This is a compilation of three UF-books, in which Faeries and their world intermingle with contemporary NY and NJ. They could be read as standalones, especially "Valiant" is only loosely connected to the other two, but "Ironside" is the sequel of "Tithe". Since the books varied a lot in my estimation, I will review them seperately. Sorry for the long text, but then, it's three books.1. "Tithe" - 3 starsSynopsis [by Goodreads.com]Sixteen-year-old Kaye is a modern nomad. Fierce and independent, she travels from city to city with her mother's rock band until an ominous attack forces Kaye back to her childhood home. There, amid the industrial, blue-collar New Jersey backdrop, Kaye soon finds herself an unwilling pawn in an ancient power struggle between two rival faerie kingdoms - a struggle that could very well mean her death.ReviewThis is the story of Kaye, who discovers that she is so not what she thought she was. As is said above, she roams around most part of her life and even when getting back to a seemingly more normal life in Jersey with her grandmother, she is a highschool-dropout without any real perspective, who drinks a too much, is doing shoplifting for recreational purpose and her few friends [besides her childhood faery-friends that are mentioned] are "trailer trash". For all those reasons, getting to like Kaye even the least bit, was really hard, if not impossible: she makes out with her only friend's boyfriend and does nearly everything people warn her not to do ["just out of curiosity..." oh my] and consequently, I was alternating between thinking her too dumb to live or just plain detesting her.It was hard to read on... but: I had to admit that this was, how a creature that Kaye finds out she is, would behave. And she is a 16-year old that was raised by a rather irresponsible mother and whose outlook on life is rather bleak. So I cut her some slack - and that was a good thing. Because as she started to grow into at least some of her responsibilities, I started to like her. And the world-building kept me reading as well, since it is a brilliant interweaving of a dark Faery and a equally dark human world [at least what we glimpse through the characters's eyes]. The dangerous atmosphere could be felt thoughout the book. A long time, I was really wondering, how everthing would turn out and if it could turn out any other way than bad. When Kaye is chosen as the thithe [aka "sarcrifice"], her behavior and her adventures made me care for what happened to her - and to Roiben, the Unseelie-knight and her friend's brother Cornelius who get's into deep peril in Faery. He is the one sharing the 3rd-person POV with Kaye and like her, I did not care for him in the beginning. But he grew on me, too.Not everyone made it out unscathed and the story stays dark and intense, but although "Ironside" is the sequel, everything is wrapped up enough to not leave me hanging.2. "Valiant" - 2 starsSynopsis [by Goodreads.com]When seventeen-year-old Valerie runs away to New York City, she's trying to escape a life that has utterly betrayed her. Sporting a new identity, she takes up with a gang of squatters who live in the city's labyrinthine subway system.But there's something eerily beguiling about Val's new friends.And when one talks Val into tracking down the lair of a mysterious creature with whom they are all involved, Val finds herself torn between her newfound affection for an honorable monster and her fear of what her new friends are becoming.ReviewWith this protagonist, Val, the exact opposite to the way I had felt towards Kaye in "Tithe" happened to me: in the beginning, I was Val's fan, totally on her side - and boy did she get betrayed at home! Previously I thought Grace's parents in Maggie Stiefvater's "Wolfs of Mercy Falls" series the worst, but Val's mother so takes the cake. And when Val runs away, I was totally with her. But then it all deteriorated. In plain words, Val seeks her salvation in some faery drugs and I could not relate in any way with a drug addict. I liked some of the other characters, but not many. And consequently, I didn't just not care, what happened to them, but I was whooping when Val got what she stupidly asked for. She shows some strength in the end, but it's just too little, too late and all romantic strands felt contrieved and so not believable. This book fell flat for me.3. "Ironside" - 4 starsSpoiler Alert for the occurances and outcome in "Tithe", since it's the prequel to this book.Synopsis [by Goodreads.com]In the realm of Faerie, the time has come for Roiben's coronation. Uneasy in the midst of the malevolent Unseelie Court, pixie Kaye is sure of only one thing -- her love for Roiben. But when Kaye, drunk on faerie wine, declares herself to Roiben, he sends her on a seemingly impossible quest. Now Kaye can't see or speak to Roiben unless she can find the one thing she knows doesn't exist: a faerie who can tell a lie.Miserable and convinced she belongs nowhere, Kaye decides to tell her mother the truth -- that she is a changeling left in place of the human daughter stolen long ago. Her mother's shock and horror sends Kaye back to the world of Faerie to find her human counterpart and return her to Ironside. But once back in the faerie courts, Kaye finds herself a pawn in the games of Silarial, queen of the Seelie Court. Silarial wants Roiben's throne, and she will use Kaye, and any means necessary, to get it. In this game of wits and weapons, can a pixie outplay a queen?[...]ReviewBecause I had bought the "Modern Faery Tales" compilation, I read the books in order. And since I really disliked everything about "Valiant", I hesitated to read this book, nearly did not at all. Which would have been a shame.This book salvaged the Modern Faery Tales for me, bacause it had all that makes YA/UF great: the characters from book one and the likable ones from book two are back and, yay, they are still likable. The story is pretty cool, a mixture of guessing dangerous riddles, adventure and quests and last not least the good kind of romance. As is said in the synopsis, Kaye is insecure, wants to fit in and, even better, tries to do right by other people, human and fae alike. This was interesting, even compelling to read. I really wanted her to succeed and at the same time had no idea how that should be possible.The ingenious unraveling of the puzzles was great to read.The world building was even better than in the first book, because Ms. Black manages to get the otherness of Faery across. And even better, she shows the differences of the Seelie and Unseelie court and at the same time shows how they are both dangerous [for faeries and humans alike]. Her descriptions made me shudder. In a good way.I was rooting for Kaye and Cornelius to fulfill all quests, since the occurances in book one made them become real [and did I mention: believable] friends, to get over the past and find something good in their respective futures. I liked the end very much, because it isn't a fairytale-end, but a believable and livable one.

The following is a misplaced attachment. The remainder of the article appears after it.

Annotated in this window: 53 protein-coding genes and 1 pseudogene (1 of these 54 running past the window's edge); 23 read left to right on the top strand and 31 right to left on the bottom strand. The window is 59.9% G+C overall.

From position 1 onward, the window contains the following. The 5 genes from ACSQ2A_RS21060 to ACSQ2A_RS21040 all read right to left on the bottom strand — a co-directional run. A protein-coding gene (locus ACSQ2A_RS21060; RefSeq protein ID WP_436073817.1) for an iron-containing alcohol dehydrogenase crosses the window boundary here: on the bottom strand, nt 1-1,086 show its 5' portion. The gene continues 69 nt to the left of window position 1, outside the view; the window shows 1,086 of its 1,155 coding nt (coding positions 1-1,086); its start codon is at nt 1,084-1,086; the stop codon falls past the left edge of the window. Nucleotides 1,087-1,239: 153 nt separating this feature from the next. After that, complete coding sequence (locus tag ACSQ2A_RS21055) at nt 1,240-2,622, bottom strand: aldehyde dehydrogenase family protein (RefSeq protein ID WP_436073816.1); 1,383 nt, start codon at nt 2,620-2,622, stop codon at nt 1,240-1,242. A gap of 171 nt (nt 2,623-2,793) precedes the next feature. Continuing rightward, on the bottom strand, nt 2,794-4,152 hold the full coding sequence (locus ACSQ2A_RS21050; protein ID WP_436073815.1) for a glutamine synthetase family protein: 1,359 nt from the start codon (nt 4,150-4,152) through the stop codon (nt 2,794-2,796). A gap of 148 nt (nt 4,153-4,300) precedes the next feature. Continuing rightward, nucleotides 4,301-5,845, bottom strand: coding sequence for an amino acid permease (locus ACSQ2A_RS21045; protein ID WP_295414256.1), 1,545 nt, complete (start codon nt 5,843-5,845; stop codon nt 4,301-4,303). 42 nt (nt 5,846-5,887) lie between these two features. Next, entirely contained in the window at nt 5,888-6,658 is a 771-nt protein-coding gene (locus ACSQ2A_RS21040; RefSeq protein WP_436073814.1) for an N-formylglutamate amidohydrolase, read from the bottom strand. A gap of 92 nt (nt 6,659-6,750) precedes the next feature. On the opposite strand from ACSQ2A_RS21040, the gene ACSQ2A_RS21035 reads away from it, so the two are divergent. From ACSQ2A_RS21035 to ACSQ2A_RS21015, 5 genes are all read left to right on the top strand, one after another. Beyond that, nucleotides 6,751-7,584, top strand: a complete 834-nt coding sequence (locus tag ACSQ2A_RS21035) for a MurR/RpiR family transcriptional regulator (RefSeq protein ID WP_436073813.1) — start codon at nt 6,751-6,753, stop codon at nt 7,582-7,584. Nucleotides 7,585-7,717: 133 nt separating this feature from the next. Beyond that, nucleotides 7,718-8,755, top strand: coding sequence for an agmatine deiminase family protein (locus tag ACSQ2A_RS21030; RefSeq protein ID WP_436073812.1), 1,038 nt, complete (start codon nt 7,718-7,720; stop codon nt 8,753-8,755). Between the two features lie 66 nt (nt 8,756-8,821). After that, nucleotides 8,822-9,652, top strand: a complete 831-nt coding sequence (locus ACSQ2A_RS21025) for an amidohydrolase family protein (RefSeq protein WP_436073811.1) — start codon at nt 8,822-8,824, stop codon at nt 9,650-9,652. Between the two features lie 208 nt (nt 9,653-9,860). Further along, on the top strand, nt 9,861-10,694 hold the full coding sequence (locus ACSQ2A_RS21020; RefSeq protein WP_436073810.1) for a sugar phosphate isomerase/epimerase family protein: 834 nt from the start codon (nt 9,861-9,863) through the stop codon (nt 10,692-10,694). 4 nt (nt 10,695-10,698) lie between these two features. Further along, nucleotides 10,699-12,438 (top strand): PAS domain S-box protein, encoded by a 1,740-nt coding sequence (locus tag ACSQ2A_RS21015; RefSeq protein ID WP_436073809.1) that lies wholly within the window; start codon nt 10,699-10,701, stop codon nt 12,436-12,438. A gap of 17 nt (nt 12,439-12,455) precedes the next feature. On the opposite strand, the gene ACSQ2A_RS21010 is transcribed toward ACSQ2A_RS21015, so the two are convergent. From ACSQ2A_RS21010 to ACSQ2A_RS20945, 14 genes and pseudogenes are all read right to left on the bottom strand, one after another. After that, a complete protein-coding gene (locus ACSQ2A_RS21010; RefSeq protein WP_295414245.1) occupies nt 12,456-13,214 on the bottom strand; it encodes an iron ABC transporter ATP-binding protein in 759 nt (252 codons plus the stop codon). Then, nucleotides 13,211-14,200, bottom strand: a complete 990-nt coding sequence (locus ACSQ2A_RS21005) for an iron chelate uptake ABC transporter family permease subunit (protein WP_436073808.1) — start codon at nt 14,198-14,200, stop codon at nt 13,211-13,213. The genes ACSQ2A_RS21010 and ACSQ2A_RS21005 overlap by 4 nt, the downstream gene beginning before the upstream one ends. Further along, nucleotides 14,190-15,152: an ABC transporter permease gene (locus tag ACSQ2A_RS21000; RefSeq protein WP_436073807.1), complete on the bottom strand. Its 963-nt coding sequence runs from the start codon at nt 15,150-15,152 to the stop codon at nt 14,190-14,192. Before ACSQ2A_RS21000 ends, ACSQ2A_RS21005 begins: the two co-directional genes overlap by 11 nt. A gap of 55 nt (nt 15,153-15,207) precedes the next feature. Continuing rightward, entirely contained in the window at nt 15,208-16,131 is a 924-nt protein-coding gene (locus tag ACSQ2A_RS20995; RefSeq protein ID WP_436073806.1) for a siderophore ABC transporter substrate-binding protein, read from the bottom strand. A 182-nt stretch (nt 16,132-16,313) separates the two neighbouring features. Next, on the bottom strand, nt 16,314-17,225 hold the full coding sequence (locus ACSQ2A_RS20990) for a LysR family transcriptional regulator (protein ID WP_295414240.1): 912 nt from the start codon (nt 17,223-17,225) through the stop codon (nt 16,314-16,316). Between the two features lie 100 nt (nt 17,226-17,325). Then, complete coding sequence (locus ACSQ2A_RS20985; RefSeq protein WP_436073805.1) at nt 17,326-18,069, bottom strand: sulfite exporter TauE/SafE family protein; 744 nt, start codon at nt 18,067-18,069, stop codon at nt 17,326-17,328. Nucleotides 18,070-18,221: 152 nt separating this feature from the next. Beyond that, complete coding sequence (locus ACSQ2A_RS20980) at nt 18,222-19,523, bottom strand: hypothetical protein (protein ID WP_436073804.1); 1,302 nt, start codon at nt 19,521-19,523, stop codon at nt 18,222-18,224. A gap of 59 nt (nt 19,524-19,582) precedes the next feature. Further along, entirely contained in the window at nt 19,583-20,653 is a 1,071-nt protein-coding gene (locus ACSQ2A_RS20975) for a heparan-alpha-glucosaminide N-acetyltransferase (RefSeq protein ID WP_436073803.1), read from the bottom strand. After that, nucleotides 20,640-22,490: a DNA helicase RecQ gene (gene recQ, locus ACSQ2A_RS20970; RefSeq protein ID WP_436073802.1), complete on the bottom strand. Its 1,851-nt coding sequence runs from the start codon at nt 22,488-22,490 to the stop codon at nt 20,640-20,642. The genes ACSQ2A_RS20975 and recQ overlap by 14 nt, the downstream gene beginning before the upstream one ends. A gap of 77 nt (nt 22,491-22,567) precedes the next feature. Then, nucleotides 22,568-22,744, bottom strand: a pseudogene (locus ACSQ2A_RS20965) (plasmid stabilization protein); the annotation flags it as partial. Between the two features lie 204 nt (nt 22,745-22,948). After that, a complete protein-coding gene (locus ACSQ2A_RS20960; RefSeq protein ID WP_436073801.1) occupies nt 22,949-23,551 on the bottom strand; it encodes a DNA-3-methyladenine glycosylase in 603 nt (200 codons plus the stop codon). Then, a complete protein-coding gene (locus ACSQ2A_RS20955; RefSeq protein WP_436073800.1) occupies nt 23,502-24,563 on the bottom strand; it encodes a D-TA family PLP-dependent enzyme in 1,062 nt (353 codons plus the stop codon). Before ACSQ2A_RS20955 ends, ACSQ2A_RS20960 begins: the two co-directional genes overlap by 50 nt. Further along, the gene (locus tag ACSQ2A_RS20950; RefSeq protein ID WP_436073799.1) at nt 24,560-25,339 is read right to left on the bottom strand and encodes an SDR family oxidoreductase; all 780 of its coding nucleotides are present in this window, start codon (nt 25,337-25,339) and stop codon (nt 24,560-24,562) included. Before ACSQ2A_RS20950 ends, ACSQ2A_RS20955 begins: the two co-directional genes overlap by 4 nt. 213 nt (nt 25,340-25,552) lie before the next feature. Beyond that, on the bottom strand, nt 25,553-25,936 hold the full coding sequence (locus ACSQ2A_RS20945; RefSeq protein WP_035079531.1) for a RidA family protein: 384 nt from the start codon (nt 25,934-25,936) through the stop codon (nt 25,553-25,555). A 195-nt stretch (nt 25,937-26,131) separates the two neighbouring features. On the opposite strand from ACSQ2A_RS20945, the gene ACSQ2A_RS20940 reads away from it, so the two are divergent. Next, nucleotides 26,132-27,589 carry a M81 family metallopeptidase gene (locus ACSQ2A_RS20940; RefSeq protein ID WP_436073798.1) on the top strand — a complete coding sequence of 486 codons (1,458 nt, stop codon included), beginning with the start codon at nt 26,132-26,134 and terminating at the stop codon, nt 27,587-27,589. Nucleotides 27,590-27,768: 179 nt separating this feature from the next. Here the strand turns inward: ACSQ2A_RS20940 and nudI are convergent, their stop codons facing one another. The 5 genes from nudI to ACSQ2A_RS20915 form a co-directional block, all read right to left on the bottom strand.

I love to read books...good books. These books are kind of in a good book range.Because I did not get bored from reading it...but you have to be careful a bit about language..it is teeny-rough style.
Tithe: Before reading this, the only thing I'd read from Holly Black was The Darkest Part of the Forest. So, coming into Tithe, I expected something similar in terms of writing and engagement. With this book though, I was not immediately pulled in by Kaye, and it took until Black revealed her true nature for me to even be interested in the story (about page 100). That being said, I did read it and like the plot after all, but I wasn't entranced by Kaye, Corny, or Roiben at all. 3/5 stars, and I'll read the rest of this series to see it through.
I first picked up Tithe when I was in 7th grade, and I read it over and over. When I realized there were more in the world of fay, I was ecstatic. I am now 23 years old and I still binge read these books over and over again. They have made my life a little more complete. I 100% sincerely, genuinely will in my soul that the series will continue.
I bought the set because I liked the first book when I was a kid. The second was not good enough to finish.
Expect a teenage based story line. So the usual angst and the "not fitting in" under tone. But I enjoyed the series. A lot of Fae are mixed through the story, which is cool. Each book follows a different character. I found I would miss the previous character but it all comes together in the end. It was an enjoyable and quick read.
I first came upon Tithe as a middle school student and fell in love with the realm of Fae. After many years I found out there were two more books in this line. Wonderful story (definitely need to be older to read like 12-13) but great story and lovely imagination. A must read for fantasy/fairy lovers. Side note, I do not like the new cover designs. Much prefer the original butterfly, sword and helmet.